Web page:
Lady Nomada brings some serious beach vibes to Olde Town Arvada


Terracotta cinder block partitions imported from Mexico frame a custom mural painted by Lindee Zimmer, one of many original works of art that defines Lady Nomada’s retro beach vibe. Photo by Stephan Werk, courtesy of Gastamo Group


A visit to this restaurant and concert hall is like stepping back in time to the sunny coast of Mexico.

We have all experienced the quality of transporting food. A bite of donut and here we are again under the green awning of the Café du Monde. One whiff of grilled cheese and we’re back in fourth grade, hanging out in the cafeteria line.

But the atmospheres in which we taste good food can also make us travel. If they didn’t, Peter Newlin would have a very different job. As Vision Director of the Gastamo Group, he brings good humor to restaurants in Denver including Park Burger, Birdcall and Perdida, whose cool coastal style is featured in our October / November 2021 issue.

Newlin’s latest vision, for restaurant Lady Nomada, which debuted last summer, takes diners on the most trippy journey of all, from the charming streets of Olde Town Arvada to a retro beach bar on a windswept part of the Mexican coast. “When the patio doors are open and you peek inside, you see the velvet chairs and the leather bench seat and that surf-inspired mural and you’re like, ‘What is it? what is this place? “, Newlin said.

The rainbow border of Lady Nomada’s laser-cut COR-TEN steel panel hints at the restaurant’s retro design. Photo by Stephan Werk, courtesy of Gastamo Group

What it is: a taqueria and bar serving casual Baja-inspired fare from chef Philippe Failyau (think: tiki drinks, carne asada fries, and two-tiered tacos stuffed with grilled shrimp with arbol honey ), and one of the best plays in the area venues, featuring a McIntosh MT5 turntable for classic vinyl and a stage for live shows. “Like Perdida, Lady Nomada follows a similar scenario, this idea of ​​being lost in Central America,” Newlin explains. “But our goal was to put an extra layer on the story, so Lady Nomada was really inspired by the music.”

The restaurant, designed in collaboration with architectural firm Michel Hsu of Austin, Texas, is also a study of textures, colors and shapes that instantly transport diners to the seaside. “At Perdida, we were so focused on architecture; big moves like sliding glass and steel doors, ”says Newlin. “Here, we don’t own the space, so we thought, ‘Let’s leave the old damaged windows and invest everything in textures.’ “

A custom mural by Denver artist Lindee Zimmer provides a beach backdrop for the banquettes. A shelf displays a collection of cacti and travel books. The wall lamp was once hung in an Italian movie theater in the 1960s. Photo by Stephan Werk, courtesy of Gastamo Group

The old building, “which has been a music venue for as long as we can remember,” Newlin says, had big bones for a beach hut aesthetic, battered wood floors, and exposed beams. to the original brick walls, the design of which the team decided to whitewash. “It was the scariest moment when they started painting the walls because there was no turning back,” Newlin says. “You can’t sand a hundred-year-old brick. “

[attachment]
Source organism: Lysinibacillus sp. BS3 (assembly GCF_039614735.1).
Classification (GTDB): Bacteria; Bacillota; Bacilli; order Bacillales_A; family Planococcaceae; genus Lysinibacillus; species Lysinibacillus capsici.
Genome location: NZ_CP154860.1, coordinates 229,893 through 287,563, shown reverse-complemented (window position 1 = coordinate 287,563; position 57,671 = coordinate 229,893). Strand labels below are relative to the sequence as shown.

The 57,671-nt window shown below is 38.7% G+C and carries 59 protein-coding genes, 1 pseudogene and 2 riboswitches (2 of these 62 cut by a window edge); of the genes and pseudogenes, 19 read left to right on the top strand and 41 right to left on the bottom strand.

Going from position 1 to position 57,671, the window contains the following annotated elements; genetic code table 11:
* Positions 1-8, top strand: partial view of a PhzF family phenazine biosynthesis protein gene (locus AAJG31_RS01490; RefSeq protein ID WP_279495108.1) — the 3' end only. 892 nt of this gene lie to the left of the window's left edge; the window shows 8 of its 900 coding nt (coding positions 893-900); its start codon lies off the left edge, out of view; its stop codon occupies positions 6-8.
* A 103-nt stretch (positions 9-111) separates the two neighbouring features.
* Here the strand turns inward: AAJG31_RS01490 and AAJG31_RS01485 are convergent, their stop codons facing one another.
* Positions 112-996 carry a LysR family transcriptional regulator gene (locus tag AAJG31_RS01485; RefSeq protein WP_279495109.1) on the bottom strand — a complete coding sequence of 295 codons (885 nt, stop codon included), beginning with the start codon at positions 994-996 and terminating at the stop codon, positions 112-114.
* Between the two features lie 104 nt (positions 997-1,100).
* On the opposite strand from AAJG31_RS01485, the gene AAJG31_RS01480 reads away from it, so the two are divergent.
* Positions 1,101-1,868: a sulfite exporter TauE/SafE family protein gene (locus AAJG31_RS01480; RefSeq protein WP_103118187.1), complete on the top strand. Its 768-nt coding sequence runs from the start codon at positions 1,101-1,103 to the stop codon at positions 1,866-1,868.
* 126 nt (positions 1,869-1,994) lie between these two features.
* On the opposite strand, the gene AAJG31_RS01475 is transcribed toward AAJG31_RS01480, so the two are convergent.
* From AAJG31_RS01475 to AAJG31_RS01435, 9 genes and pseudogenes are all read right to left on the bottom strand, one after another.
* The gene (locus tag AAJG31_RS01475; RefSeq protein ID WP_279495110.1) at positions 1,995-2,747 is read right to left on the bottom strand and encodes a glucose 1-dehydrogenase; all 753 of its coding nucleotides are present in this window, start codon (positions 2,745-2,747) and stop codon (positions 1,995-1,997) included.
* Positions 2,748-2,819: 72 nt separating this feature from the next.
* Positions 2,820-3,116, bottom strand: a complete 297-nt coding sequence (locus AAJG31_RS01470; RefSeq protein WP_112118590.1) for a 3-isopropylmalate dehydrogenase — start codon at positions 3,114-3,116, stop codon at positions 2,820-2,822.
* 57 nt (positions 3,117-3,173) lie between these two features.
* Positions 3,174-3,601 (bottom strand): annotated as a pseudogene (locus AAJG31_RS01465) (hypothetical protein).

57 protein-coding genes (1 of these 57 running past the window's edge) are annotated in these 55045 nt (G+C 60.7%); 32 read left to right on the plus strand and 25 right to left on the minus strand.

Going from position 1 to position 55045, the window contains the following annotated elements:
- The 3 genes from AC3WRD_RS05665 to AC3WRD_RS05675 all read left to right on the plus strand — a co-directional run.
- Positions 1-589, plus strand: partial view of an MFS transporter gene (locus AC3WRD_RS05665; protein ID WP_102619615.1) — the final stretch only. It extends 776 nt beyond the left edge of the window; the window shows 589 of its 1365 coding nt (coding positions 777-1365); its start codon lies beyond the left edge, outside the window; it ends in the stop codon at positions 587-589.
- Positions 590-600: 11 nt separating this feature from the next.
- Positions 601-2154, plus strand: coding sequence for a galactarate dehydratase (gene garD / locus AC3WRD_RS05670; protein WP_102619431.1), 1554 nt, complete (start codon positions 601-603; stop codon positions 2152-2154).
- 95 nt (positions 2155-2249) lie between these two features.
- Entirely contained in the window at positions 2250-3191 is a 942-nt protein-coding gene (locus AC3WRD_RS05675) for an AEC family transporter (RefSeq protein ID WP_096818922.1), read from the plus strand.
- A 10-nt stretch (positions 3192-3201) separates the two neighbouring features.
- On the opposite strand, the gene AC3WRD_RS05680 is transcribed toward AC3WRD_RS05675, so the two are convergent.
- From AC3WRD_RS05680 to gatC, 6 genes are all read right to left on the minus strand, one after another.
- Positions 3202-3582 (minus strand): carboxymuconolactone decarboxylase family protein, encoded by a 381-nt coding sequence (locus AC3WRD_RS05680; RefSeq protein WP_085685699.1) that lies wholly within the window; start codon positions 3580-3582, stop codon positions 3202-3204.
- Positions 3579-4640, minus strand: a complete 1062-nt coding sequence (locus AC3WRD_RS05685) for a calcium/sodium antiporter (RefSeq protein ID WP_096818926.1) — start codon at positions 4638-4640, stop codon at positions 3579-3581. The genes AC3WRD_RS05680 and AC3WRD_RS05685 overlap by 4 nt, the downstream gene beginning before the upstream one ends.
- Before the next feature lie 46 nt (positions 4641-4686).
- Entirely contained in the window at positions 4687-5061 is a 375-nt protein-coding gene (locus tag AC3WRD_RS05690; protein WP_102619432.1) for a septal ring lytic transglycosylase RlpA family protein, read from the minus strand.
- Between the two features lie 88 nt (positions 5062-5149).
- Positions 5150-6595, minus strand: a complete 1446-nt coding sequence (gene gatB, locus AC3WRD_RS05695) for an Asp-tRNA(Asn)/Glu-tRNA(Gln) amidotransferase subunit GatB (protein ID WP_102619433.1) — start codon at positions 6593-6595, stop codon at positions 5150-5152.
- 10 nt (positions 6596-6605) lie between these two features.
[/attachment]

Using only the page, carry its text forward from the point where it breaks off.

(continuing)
The light color provided a new canvas for local artist Lindee Zimmer, who painted custom surf-inspired murals directly onto brick. A work still in progress will be surmounted by LED tube lighting in the shape of a giant wave. “I hate to say it was meant to be an Instagram moment, but it kind of was,” Newlin says. “Interactive art is fun.”

A row of cowhide-upholstered bar stools from local manufacturer DoubleButter line the long bar, which is lit by basket-style pendants. Photo by Stephan Werk, courtesy of Gastamo Group

The graphic vibe of the 1970s – “and those cool stripes you might see on an old VW bus,” Newlin says – inspired details like the bar’s rainbow mural, which stands behind a row of stools bars upholstered in cowhide from local furniture maker DoubleButter. Basket-style drum pendants hang above the head. “Everywhere you go in Mexico, you see a different basket-inspired chandelier,” Newlin says. “We looked for a version a little more designer than the traditional versions which seem to have been woven directly on the beach.

Pendleton blankets in the Falcon Cove pattern cover the restaurant’s long banquette. Basket pendants and casual rattan chairs set an airy tone. Photo by Stephan Werk, courtesy of Gastamo Group

On the opposite wall, complementary basket pendants illuminate another bench, this one covered in a classic Pendleton pattern. “Pendleton has a range of upholstery fabrics, but the orders were so old that we decided to use the real blankets instead,” Newlin explains. Faux cacti made by a Boulder craftsman line the back wall. “We worked really hard to make them real,” Newlin says – and they succeeded. “You’re almost afraid to touch them!” ” he’s laughing.

Dozens of salvaged speakers – the more damaged, the better – make up a restaurant wall, paving the way for live musical performances. Photo by Stephan Werk, courtesy of Gastamo Group

Newlin partnered with audio experts at Denver-based ListenUp to create Lady Nomada’s stellar audio system, which includes several vintage Bowers & Wilkins speakers. “My grandfather had a B&W set in his living room, so it’s a little tribute to him; it’s a tchotchke that actually works, ”says Newlin. But many of the restaurant’s catchier speakers haven’t worked in years. Group Construction Manager Gastamo traveled around Denver and salvaged nearly 200 old speakers that now make up the back wall of the restaurant. “We really wanted to have that vintage look; a little more grain in the design, ”says Newlin. “As with Perdida, every detail has its own story, but here the story is really brought to life by the music.

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